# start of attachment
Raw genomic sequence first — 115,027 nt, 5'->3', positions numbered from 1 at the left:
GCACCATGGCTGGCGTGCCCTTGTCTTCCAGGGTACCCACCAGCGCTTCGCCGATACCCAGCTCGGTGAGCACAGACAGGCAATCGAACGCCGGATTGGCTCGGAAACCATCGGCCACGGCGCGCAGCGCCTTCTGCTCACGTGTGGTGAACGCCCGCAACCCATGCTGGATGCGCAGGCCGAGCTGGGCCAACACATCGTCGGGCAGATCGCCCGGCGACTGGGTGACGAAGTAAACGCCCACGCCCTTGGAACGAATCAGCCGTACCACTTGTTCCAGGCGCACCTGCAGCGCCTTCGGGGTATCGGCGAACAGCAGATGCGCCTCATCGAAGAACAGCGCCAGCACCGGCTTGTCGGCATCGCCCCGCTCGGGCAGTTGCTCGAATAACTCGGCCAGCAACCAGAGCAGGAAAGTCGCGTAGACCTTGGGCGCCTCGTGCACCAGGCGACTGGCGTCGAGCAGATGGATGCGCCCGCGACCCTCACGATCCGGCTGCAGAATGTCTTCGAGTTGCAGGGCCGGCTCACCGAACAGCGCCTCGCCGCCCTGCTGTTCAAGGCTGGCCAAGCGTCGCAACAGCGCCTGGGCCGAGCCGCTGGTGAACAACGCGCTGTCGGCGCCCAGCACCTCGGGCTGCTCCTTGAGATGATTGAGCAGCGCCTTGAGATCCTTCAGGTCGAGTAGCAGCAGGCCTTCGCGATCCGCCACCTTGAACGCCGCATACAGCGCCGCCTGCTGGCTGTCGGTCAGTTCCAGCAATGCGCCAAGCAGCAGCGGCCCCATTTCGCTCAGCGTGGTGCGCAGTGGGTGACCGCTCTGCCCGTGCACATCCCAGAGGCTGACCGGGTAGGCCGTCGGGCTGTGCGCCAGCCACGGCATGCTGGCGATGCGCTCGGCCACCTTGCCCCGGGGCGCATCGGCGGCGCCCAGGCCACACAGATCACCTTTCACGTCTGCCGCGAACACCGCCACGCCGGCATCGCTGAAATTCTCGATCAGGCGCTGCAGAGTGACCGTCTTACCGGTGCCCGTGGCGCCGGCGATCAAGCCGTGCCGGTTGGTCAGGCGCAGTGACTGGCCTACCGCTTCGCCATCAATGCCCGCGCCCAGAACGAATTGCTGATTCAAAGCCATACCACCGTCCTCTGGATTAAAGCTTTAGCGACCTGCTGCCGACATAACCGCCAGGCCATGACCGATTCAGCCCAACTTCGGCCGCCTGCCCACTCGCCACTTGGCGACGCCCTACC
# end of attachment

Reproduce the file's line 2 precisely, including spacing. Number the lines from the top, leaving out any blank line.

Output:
GCACCATGGCTGGCGTGCCCTTGTCTTCCAGGGTACCCACCAGCGCTTCGCCGATACCCAGCTCGGTGAGCACAGACAGGCAATCGAACGCCGGATTGGCTCGGAAACCATCGGCCACGGCGCGCAGCGCCTTCTGCTCACGTGTGGTGAACGCCCGCAACCCATGCTGGATGCGCAGGCCGAGCTGGGCCAACACATCGTCGGGCAGATCGCCCGGCGACTGGGTGACGAAGTAAACGCCCACGCCCTTGGAACGAATCAGCCGTACCACTTGTTCCAGGCGCACCTGCAGCGCCTTCGGGGTATCGGCGAACAGCAGATGCGCCTCATCGAAGAACAGCGCCAGCACCGGCTTGTCGGCATCGCCCCGCTCGGGCAGTTGCTCGAATAACTCGGCCAGCAACCAGAGCAGGAAAGTCGCGTAGACCTTGGGCGCCTCGTGCACCAGGCGACTGGCGTCGAGCAGATGGATGCGCCCGCGACCCTCACGATCCGGCTGCAGAATGTCTTCGAGTTGCAGGGCCGGCTCACCGAACAGCGCCTCGCCGCCCTGCTGTTCAAGGCTGGCCAAGCGTCGCAACAGCGCCTGGGCCGAGCCGCTGGTGAACAACGCGCTGTCGGCGCCCAGCACCTCGGGCTGCTCCTTGAGATGATTGAGCAGCGCCTTGAGATCCTTCAGGTCGAGTAGCAGCAGGCCTTCGCGATCCGCCACCTTGAACGCCGCATACAGCGCCGCCTGCTGGCTGTCGGTCAGTTCCAGCAATGCGCCAAGCAGCAGCGGCCCCATTTCGCTCAGCGTGGTGCGCAGTGGGTGACCGCTCTGCCCGTGCACATCCCAGAGGCTGACCGGGTAGGCCGTCGGGCTGTGCGCCAGCCACGGCATGCTGGCGATGCGCTCGGCCACCTTGCCCCGGGGCGCATCGGCGGCGCCCAGGCCACACAGATCACCTTTCACGTCTGCCGCGAACACCGCCACGCCGGCATCGCTGAAATTCTCGATCAGGCGCTGCAGAGTGACCGTCTTACCGGTGCCCGTGGCGCCGGCGATCAAGCCGTGCCGGTTGGTCAGGCGCAGTGACTGGCCTACCGCTTCGCCATCAATGCCCGCGCCCAGAACGAATTGCTGATTCAAAGCCATACCACCGTCCTCTGGATTAAAGCTTTAGCGACCTGCTGCCGACATAACCGCCAGGCCATGACCGATTCAGCCCAACTTCGGCCGCCTGCCCACTCGCCACTTGGCGACGCCCTACC